Sounds to me like you just need a good coach who knows how to ride a horse's hind end up to the bridle.
Your post makes it very clear to me that you are riding front to back, trying to pull his head in to give him a 'pretty headset' rather than working his body correctly in order to achieve a round and fluid outline.
Forget about pulling back and wiggling your horse. There is little wonder that horse goes better in a bitless if you are going this - his mouth isn't being made sore and uncomfortable.
Put him in a snaffle - either a loose ring single jointed, or loose ring french link. If it's a single joint, make sure he has 1cm on either side of his mouth to allow for the 'shortening' action of the bit. If a french link, it can be a little tighter fitting.
Invest in a neck strap (a stirrup leather will do just fine), and for your whole ride, hook your fingers under the strap. Your hands are not to move - especially backwards.
Think of it this way:
Pulling back on the reins pushes the hind legs out behind.
Pushing the hind legs forward into the reins, pushes the neck and wither forward into the bit.
You don't want ANY pulling action while riding, everything is pushing.
So, keeping your hands still, resting on the wither and hooked under the neck strap, start your ride, and don't think of ANYTHING other than making the hind legs active. Ride millions of transitions, changes of rein, circles, serpentines, leg yield etc.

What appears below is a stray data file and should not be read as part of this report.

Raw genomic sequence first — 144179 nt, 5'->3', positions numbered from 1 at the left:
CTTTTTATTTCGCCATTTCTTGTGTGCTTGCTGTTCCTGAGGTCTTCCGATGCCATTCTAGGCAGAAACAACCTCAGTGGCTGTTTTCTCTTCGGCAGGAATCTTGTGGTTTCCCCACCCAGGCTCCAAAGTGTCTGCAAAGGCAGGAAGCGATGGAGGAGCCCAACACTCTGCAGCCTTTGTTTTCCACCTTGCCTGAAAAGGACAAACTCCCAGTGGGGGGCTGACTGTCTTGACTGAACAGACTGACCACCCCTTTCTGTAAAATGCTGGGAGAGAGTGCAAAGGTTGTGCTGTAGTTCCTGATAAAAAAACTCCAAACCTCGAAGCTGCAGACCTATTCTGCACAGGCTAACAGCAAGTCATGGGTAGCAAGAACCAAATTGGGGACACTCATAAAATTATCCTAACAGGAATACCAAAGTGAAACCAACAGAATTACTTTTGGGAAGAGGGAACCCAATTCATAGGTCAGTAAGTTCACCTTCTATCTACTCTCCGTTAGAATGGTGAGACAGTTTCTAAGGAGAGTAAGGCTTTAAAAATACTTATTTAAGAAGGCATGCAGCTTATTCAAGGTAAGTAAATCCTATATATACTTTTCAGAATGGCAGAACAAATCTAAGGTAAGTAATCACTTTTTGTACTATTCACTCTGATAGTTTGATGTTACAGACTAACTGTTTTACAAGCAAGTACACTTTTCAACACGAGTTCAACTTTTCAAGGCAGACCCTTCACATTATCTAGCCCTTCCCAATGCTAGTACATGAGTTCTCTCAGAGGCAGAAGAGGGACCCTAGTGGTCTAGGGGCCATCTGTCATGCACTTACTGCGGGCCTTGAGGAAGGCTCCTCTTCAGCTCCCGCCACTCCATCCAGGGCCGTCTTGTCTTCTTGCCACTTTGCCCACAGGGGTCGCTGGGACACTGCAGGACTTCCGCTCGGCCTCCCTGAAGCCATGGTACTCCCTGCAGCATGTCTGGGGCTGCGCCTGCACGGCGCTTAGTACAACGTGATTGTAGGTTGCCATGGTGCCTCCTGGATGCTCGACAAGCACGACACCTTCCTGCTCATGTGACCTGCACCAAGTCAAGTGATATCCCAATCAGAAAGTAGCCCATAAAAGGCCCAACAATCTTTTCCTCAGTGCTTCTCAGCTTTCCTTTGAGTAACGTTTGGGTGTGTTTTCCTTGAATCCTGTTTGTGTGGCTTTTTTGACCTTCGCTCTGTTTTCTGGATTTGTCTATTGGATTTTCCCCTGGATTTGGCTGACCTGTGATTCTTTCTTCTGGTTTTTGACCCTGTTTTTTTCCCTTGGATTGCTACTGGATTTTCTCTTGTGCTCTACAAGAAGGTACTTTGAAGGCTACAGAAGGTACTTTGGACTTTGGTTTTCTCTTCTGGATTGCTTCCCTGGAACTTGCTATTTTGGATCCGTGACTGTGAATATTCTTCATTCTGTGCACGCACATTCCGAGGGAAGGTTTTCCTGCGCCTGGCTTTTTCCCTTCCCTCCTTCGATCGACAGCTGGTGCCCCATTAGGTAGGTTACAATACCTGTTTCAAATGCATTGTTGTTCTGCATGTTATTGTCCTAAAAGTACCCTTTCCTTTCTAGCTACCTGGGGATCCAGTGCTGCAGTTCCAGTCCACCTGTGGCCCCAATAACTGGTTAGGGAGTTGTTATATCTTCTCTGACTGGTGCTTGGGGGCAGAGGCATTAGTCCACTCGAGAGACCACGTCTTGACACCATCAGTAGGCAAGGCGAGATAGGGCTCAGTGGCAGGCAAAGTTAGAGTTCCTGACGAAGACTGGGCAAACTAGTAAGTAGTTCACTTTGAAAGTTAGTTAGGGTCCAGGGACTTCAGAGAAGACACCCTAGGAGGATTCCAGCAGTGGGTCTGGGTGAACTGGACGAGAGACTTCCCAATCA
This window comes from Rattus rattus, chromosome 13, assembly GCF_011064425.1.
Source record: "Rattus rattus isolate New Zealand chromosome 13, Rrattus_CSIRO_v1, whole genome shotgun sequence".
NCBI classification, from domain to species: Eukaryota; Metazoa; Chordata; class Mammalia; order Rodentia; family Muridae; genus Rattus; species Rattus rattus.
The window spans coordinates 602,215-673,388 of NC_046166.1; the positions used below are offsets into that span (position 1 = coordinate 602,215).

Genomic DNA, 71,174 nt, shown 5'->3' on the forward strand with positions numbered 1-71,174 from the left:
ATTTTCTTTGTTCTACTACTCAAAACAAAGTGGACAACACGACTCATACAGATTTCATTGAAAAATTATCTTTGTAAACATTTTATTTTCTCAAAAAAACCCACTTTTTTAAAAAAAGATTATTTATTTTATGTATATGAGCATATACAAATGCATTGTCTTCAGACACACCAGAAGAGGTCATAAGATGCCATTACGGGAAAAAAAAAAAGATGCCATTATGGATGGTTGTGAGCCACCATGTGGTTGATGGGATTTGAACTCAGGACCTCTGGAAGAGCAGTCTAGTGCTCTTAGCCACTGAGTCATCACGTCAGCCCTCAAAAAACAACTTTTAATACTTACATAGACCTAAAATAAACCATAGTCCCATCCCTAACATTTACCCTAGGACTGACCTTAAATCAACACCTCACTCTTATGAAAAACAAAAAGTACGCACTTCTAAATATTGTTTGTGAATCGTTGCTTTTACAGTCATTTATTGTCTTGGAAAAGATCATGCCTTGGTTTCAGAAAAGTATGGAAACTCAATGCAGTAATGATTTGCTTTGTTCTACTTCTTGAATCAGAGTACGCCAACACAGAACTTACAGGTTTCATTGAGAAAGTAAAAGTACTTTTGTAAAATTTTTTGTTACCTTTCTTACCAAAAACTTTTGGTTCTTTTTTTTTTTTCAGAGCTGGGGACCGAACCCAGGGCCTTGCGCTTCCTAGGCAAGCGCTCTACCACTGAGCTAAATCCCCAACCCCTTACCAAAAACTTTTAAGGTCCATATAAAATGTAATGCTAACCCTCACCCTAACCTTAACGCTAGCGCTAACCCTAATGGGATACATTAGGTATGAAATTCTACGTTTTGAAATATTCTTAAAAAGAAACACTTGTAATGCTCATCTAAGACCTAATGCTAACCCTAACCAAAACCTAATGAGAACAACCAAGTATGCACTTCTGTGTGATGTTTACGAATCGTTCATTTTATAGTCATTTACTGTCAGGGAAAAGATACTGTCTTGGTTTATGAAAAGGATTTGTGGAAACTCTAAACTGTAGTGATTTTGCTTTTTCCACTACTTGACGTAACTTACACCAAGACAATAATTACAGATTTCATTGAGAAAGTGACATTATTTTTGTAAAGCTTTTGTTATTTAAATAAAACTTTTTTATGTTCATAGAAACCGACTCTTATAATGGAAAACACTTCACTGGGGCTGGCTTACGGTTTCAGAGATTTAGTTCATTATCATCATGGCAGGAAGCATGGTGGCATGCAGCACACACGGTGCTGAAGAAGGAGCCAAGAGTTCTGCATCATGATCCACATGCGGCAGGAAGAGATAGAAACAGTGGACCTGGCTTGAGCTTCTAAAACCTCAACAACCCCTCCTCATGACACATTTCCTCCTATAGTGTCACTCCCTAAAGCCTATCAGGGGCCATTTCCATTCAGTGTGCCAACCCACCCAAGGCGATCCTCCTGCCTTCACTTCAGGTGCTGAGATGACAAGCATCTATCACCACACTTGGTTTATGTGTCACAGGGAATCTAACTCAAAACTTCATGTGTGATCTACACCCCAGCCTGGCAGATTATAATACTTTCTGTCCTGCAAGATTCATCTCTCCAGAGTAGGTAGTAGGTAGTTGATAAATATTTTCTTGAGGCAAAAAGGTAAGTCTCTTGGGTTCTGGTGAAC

It will take time for your horse to consistently come 'onto the bit', because he has lost trust in your ability to give him a soft and consistent contact to work into. But it will come eventually, as you persist he will learn to trust that you're not going to start pulling on his mouth and winging his head around.
Your absolute best bet here, is to get lessons with a Dressage instructor, or an eventing instructor that has a good background of Dressage (assuming you are riding English).
You can put all the bits in the world into his mouth, and strap all the pieces of leather onto his head to pull it down, but you will never, NEVER have him working softly and correctly into the bridle if you don't learn how to ride it.